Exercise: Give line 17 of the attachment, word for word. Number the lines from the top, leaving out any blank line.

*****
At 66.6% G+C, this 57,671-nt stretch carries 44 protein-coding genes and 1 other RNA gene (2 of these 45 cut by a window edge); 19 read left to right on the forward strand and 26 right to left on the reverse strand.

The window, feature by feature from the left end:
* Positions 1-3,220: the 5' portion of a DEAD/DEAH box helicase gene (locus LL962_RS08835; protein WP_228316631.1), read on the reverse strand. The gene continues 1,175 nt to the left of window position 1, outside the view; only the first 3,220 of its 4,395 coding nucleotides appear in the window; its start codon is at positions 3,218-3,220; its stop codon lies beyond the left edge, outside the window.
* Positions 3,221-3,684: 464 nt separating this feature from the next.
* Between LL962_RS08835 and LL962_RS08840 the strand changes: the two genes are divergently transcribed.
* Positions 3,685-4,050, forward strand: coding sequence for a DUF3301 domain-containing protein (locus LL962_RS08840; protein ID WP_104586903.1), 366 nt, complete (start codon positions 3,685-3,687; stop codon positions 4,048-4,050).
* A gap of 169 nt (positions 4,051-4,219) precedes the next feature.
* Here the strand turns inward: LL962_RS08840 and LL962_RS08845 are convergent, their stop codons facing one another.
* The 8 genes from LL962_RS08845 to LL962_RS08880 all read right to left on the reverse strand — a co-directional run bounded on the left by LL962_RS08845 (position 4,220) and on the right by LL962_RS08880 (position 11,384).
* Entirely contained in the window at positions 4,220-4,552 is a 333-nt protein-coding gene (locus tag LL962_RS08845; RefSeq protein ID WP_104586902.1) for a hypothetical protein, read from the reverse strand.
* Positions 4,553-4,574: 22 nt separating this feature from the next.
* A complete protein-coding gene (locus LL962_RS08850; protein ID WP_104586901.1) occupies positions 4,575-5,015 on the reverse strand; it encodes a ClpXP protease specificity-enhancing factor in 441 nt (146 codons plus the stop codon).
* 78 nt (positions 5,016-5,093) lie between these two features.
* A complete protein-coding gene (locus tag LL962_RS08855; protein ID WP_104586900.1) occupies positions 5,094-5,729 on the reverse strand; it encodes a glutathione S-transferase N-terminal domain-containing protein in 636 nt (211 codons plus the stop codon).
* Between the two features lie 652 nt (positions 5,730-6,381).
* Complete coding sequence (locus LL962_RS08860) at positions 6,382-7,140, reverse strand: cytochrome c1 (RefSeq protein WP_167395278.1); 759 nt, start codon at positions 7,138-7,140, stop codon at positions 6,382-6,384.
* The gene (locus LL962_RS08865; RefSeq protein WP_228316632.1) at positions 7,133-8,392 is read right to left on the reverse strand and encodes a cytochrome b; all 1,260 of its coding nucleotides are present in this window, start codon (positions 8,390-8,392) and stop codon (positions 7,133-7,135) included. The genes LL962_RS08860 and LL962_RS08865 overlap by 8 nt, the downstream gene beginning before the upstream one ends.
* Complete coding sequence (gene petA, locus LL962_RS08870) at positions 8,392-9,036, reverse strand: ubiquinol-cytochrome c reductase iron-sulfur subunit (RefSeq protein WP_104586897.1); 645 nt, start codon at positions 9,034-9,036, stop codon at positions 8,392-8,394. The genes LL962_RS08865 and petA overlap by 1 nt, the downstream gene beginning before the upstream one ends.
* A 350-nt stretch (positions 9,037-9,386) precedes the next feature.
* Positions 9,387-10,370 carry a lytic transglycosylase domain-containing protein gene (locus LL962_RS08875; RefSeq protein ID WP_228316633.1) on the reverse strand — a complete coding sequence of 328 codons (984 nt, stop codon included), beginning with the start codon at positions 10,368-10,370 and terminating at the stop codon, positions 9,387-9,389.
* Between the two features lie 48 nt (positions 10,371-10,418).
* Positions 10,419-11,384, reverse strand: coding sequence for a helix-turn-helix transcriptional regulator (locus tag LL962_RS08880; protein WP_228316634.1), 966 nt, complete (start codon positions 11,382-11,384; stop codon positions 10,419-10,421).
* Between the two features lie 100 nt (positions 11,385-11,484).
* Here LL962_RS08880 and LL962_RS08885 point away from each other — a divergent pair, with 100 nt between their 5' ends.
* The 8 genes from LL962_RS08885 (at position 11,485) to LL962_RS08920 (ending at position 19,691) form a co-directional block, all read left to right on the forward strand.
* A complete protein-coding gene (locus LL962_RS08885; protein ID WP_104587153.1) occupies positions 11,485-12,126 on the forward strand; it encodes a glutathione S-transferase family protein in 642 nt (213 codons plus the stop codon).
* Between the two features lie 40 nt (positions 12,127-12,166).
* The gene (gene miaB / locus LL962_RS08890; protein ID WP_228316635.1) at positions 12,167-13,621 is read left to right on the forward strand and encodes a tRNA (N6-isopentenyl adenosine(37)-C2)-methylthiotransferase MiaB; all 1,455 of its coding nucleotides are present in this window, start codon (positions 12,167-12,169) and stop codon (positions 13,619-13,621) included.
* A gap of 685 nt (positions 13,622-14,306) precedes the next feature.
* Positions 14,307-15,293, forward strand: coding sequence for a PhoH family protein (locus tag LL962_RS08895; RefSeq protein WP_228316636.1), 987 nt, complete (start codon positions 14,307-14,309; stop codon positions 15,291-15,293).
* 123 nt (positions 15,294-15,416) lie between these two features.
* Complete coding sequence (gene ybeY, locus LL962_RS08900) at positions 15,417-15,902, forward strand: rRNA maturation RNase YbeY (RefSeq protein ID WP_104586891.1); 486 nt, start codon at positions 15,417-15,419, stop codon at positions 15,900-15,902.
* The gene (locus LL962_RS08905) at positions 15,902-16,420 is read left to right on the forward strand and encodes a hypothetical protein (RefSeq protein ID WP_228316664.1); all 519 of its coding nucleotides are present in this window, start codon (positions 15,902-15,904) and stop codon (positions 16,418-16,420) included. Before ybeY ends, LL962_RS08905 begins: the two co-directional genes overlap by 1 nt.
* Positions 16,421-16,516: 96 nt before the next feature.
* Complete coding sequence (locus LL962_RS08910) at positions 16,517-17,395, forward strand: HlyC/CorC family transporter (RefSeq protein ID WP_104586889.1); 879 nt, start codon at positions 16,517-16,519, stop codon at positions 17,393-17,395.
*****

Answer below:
* The gene (locus LL962_RS08865; RefSeq protein WP_228316632.1) at positions 7,133-8,392 is read right to left on the reverse strand and encodes a cytochrome b; all 1,260 of its coding nucleotides are present in this window, start codon (positions 8,390-8,392) and stop codon (positions 7,133-7,135) included. The genes LL962_RS08860 and LL962_RS08865 overlap by 8 nt, the downstream gene beginning before the upstream one ends.